Early on, the author sets out to detail the political parameters that defined the Middle East on the eve of the Syrian rebellion. This introduction is an immensely pertinent narration-cum-antidote to the danger of oblivion; after 6 years of bloodshed, the Syrian war tends to be remembered mostly as a simple proxy war between self-serving giants. Phillips reminds us that Syria’s pre-war foreign policy was multifaceted and shrewdly ambiguous, at times this being reflected in the other’s keenness to court it. In a fine example, the author highlights how Qatar today is remembered as a generous sponsor of extremist Islamist groups aimed at overthrowing Bashar al-Assad’s regime, but few remember its pre-war activism: with an eightfold GDP increase between 2001 and 2013, Qatar had adopted a distinctly activist policy, aimed at supplanting Saudi Arabia. The author suggests that up to the late 2000s Qatar was closer to the ‘Resistance Axis’, espoused an anti-Western agenda (whose main outlet was the Al Jazeera news channel)and had forged close ties with Syria’s regime. Indicatively, it “facilitated French President Nicolas Sarkozy’s rapprochement with Damascus”, while announcing $12bn in investments in Syria from 2006 to 2010.
Secondly, the author does a refreshing job of locating Syria’s uprising within the Arab Spring: first, because Syria was obviously affected but the wave of discontent and protest sweeping the region. Second, because perceptions, misconceptions and expectations linked to the Arab Spring have also informed the Syrian conflict and according to the author very confusingly so. The Bahraini crackdown on 14 March, which occurred only a day before the Deraa protests, was met with a “muted” international reaction. As per the author, this convinced Damascus that “force can work to crush dissent” and that the international community “could be selective in its responses.” While the UNSC Resolution 1973 on Libya on 17 March sent the opposite signal: Assad’s “hardliners” realized that international intervention was indeed on the cards. On the other hand, members of the Syrian opposition were almost convinced that an international coalition could and would be assembled shortly.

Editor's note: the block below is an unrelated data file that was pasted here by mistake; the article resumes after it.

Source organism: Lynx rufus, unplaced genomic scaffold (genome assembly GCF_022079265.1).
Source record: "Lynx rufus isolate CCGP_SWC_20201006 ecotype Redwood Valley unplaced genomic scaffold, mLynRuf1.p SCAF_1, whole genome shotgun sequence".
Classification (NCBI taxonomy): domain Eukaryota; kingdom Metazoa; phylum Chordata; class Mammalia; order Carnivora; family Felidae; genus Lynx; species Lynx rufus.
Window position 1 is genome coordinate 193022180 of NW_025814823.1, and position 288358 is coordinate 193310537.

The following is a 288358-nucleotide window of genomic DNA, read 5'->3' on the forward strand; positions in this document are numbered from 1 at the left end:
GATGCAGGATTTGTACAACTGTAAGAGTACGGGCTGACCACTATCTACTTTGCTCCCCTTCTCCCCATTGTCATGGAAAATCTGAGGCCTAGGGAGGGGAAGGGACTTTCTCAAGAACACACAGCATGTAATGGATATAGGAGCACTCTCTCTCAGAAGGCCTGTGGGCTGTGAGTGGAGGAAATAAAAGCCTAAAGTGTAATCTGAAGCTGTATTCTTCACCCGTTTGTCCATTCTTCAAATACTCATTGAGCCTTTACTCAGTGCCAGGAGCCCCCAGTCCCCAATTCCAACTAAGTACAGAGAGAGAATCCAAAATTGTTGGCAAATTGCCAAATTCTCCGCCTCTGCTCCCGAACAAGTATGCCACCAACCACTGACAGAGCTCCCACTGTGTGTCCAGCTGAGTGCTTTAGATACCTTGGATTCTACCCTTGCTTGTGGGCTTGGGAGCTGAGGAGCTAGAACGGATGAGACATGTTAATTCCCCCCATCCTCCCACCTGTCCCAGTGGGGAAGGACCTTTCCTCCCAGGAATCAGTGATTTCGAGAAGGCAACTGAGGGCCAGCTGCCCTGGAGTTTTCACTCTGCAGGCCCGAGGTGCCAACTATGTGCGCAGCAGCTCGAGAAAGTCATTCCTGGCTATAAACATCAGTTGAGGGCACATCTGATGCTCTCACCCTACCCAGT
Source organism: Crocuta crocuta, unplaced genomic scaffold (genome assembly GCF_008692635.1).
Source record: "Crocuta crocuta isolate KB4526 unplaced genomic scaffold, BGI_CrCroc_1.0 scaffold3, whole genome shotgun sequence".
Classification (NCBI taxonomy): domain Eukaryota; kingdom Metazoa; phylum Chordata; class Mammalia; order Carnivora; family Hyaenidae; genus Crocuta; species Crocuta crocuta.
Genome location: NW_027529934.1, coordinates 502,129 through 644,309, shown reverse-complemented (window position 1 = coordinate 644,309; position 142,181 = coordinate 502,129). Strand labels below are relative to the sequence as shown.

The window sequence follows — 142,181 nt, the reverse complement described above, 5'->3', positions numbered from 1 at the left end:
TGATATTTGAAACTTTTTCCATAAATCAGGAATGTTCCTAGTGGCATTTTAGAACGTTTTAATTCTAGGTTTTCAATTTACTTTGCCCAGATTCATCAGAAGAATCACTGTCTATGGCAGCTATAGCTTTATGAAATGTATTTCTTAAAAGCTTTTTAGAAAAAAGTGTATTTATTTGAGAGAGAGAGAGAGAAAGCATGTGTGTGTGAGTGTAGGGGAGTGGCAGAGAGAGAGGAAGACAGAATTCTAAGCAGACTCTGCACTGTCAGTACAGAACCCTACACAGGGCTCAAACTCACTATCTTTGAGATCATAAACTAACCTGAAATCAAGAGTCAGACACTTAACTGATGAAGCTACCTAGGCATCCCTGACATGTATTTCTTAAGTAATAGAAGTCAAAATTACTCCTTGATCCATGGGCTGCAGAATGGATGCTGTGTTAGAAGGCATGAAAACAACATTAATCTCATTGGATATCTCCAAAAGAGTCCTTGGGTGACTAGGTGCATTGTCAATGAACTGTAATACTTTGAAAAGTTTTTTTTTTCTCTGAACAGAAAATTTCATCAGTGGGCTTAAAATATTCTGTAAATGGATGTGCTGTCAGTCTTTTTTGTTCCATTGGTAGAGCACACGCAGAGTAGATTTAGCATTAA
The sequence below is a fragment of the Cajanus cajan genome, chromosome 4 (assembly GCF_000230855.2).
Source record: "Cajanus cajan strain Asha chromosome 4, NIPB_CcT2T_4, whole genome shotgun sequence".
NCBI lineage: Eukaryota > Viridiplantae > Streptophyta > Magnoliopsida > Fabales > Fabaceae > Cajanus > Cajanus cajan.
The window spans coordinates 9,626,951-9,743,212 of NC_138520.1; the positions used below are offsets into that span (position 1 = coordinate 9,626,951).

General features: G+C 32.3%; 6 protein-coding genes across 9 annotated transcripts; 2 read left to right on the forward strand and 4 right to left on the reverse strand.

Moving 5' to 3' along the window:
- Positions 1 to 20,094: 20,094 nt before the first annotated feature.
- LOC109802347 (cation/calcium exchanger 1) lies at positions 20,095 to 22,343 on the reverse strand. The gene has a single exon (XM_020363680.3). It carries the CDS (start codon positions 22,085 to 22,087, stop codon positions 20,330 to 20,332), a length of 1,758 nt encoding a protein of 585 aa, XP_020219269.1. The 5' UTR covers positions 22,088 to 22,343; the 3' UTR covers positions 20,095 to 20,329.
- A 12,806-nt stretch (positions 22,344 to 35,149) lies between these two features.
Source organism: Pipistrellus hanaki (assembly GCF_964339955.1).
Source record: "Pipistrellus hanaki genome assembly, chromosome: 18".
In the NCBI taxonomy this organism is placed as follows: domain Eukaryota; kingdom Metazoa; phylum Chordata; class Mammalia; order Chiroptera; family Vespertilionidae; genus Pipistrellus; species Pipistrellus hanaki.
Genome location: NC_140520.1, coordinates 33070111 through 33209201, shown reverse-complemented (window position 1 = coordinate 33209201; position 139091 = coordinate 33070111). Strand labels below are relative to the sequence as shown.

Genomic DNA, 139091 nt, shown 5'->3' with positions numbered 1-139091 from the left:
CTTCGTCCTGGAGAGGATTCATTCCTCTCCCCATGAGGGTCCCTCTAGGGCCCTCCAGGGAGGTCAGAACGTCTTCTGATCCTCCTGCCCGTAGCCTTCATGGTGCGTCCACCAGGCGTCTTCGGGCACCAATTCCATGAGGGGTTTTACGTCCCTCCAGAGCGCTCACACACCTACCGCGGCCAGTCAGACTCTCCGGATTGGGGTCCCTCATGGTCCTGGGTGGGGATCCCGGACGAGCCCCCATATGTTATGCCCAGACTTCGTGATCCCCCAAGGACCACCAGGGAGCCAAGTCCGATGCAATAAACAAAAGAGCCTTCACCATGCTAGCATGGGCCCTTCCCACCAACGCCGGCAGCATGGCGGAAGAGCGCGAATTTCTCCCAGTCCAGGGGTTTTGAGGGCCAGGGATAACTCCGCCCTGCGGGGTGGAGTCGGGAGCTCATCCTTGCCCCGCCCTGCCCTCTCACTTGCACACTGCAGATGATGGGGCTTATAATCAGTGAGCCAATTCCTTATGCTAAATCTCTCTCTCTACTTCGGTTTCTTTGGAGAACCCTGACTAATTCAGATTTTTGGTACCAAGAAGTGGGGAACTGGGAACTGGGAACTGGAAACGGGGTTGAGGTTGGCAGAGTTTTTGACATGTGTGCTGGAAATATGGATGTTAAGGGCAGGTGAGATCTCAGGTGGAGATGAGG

In what is probably the book’s most exciting and trenchant chapter, Phillips dissects the international community’s “ambivalent response”, once more against the backdrop of the Arab Spring. The analysis is succinct, yet highly nuanced. Philips points out that the Western powers’ response was far from uniform; President Obama vacillated between his idealist and pragmatist advisors, the former swept up in the fervour of the Arab Spring, the latter calling for caution (prominent in this category were former Secretary of State Hillary Clinton and Secretary of Defense Robert Gates). Right beforehand, idealists criticized Obama for having stuck by Mubarak for too long, while pragmatists accused him of throwing the Egyptian leader under the bus. And this had a confounding effect among the ranks of the Syrian opposition and its allies.
The Europeans had other concerns: given their minuscule institutional knowledge of Syria, and despite their previous anti-Gaddafi activism in Libya (especially the British, French and Italians), they were more cautious in their pronouncements: French and British ambassadors warned that Assad was not about to fall. Their mistake lay elsewhere: European embassies’ officials reaching out to protesters and regime officials at the same time once more sent mixed signals. All this made the European volte-face even more striking: when on August 18th President Obama finally called on Assad to go, the British, French and Germans issued an identical joint statement, much to the French Ambassador’s consternation.